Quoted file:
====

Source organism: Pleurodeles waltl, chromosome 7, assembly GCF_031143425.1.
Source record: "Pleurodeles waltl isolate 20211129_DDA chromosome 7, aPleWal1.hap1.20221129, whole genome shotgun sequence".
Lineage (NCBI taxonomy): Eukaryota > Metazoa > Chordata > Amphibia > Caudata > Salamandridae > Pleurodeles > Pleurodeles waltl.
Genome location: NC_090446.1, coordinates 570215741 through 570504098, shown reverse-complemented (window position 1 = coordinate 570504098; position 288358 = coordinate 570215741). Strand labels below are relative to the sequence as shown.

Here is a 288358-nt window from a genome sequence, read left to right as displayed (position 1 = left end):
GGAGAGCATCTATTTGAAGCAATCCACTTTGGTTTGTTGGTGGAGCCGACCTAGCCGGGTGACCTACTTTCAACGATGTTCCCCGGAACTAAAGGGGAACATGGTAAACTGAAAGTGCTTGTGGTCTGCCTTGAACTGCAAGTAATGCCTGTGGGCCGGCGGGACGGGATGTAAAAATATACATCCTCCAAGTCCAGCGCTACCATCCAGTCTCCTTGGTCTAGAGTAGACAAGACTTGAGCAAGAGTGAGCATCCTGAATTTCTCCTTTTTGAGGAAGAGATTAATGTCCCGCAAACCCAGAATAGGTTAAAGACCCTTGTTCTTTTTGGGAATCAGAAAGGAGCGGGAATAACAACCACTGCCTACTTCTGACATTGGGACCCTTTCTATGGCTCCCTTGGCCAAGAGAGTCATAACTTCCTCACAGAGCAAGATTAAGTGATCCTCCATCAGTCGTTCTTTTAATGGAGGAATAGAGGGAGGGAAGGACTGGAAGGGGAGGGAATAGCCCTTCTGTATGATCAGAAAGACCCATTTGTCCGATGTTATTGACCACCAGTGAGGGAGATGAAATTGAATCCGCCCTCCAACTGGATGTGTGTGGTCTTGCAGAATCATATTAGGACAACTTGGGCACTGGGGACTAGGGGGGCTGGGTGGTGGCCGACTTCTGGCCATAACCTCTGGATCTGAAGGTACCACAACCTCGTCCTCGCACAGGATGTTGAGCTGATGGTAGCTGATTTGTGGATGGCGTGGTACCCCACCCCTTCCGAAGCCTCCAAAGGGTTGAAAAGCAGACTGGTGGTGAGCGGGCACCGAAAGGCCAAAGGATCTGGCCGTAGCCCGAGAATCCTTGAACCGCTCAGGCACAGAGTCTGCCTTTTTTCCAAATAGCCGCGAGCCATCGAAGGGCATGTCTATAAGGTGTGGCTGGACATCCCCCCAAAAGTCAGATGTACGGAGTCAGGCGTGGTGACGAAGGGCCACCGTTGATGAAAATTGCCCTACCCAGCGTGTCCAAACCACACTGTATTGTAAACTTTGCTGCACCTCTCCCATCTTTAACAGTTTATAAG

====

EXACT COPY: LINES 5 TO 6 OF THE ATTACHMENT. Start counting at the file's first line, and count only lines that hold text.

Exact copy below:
Here is a 288358-nt window from a genome sequence, read left to right as displayed (position 1 = left end):
GGAGAGCATCTATTTGAAGCAATCCACTTTGGTTTGTTGGTGGAGCCGACCTAGCCGGGTGACCTACTTTCAACGATGTTCCCCGGAACTAAAGGGGAACATGGTAAACTGAAAGTGCTTGTGGTCTGCCTTGAACTGCAAGTAATGCCTGTGGGCCGGCGGGACGGGATGTAAAAATATACATCCTCCAAGTCCAGCGCTACCATCCAGTCTCCTTGGTCTAGAGTAGACAAGACTTGAGCAAGAGTGAGCATCCTGAATTTCTCCTTTTTGAGGAAGAGATTAATGTCCCGCAAACCCAGAATAGGTTAAAGACCCTTGTTCTTTTTGGGAATCAGAAAGGAGCGGGAATAACAACCACTGCCTACTTCTGACATTGGGACCCTTTCTATGGCTCCCTTGGCCAAGAGAGTCATAACTTCCTCACAGAGCAAGATTAAGTGATCCTCCATCAGTCGTTCTTTTAATGGAGGAATAGAGGGAGGGAAGGACTGGAAGGGGAGGGAATAGCCCTTCTGTATGATCAGAAAGACCCATTTGTCCGATGTTATTGACCACCAGTGAGGGAGATGAAATTGAATCCGCCCTCCAACTGGATGTGTGTGGTCTTGCAGAATCATATTAGGACAACTTGGGCACTGGGGACTAGGGGGGCTGGGTGGTGGCCGACTTCTGGCCATAACCTCTGGATCTGAAGGTACCACAACCTCGTCCTCGCACAGGATGTTGAGCTGATGGTAGCTGATTTGTGGATGGCGTGGTACCCCACCCCTTCCGAAGCCTCCAAAGGGTTGAAAAGCAGACTGGTGGTGAGCGGGCACCGAAAGGCCAAAGGATCTGGCCGTAGCCCGAGAATCCTTGAACCGCTCAGGCACAGAGTCTGCCTTTTTTCCAAATAGCCGCGAGCCATCGAAGGGCATGTCTATAAGGTGTGGCTGGACATCCCCCCAAAAGTCAGATGTACGGAGTCAGGCGTGGTGACGAAGGGCCACCGTTGATGAAAATTGCCCTACCCAGCGTGTCCAAACCACACTGTATTGTAAACTTTGCTGCACCTCTCCCATCTTTAACAGTTTATAAG